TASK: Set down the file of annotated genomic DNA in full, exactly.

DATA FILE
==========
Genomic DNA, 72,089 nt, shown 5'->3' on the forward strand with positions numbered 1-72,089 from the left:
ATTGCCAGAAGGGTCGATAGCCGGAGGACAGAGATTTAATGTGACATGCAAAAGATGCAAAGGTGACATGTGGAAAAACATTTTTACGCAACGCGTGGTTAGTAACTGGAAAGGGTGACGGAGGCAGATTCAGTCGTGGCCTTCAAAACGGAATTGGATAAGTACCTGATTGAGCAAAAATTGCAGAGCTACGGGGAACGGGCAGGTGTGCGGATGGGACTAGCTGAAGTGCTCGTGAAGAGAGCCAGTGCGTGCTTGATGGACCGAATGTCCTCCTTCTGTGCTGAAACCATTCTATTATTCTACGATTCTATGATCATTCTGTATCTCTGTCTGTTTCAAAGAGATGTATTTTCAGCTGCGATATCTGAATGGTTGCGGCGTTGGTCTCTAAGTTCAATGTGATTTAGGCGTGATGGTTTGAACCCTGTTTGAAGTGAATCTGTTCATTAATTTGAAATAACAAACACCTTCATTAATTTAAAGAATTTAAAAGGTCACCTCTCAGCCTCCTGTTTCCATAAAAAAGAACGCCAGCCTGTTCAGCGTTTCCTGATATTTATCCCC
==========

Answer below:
Genomic DNA, 72,089 nt, shown 5'->3' on the forward strand with positions numbered 1-72,089 from the left:
ATTGCCAGAAGGGTCGATAGCCGGAGGACAGAGATTTAATGTGACATGCAAAAGATGCAAAGGTGACATGTGGAAAAACATTTTTACGCAACGCGTGGTTAGTAACTGGAAAGGGTGACGGAGGCAGATTCAGTCGTGGCCTTCAAAACGGAATTGGATAAGTACCTGATTGAGCAAAAATTGCAGAGCTACGGGGAACGGGCAGGTGTGCGGATGGGACTAGCTGAAGTGCTCGTGAAGAGAGCCAGTGCGTGCTTGATGGACCGAATGTCCTCCTTCTGTGCTGAAACCATTCTATTATTCTACGATTCTATGATCATTCTGTATCTCTGTCTGTTTCAAAGAGATGTATTTTCAGCTGCGATATCTGAATGGTTGCGGCGTTGGTCTCTAAGTTCAATGTGATTTAGGCGTGATGGTTTGAACCCTGTTTGAAGTGAATCTGTTCATTAATTTGAAATAACAAACACCTTCATTAATTTAAAGAATTTAAAAGGTCACCTCTCAGCCTCCTGTTTCCATAAAAAAGAACGCCAGCCTGTTCAGCGTTTCCTGATATTTATCCCC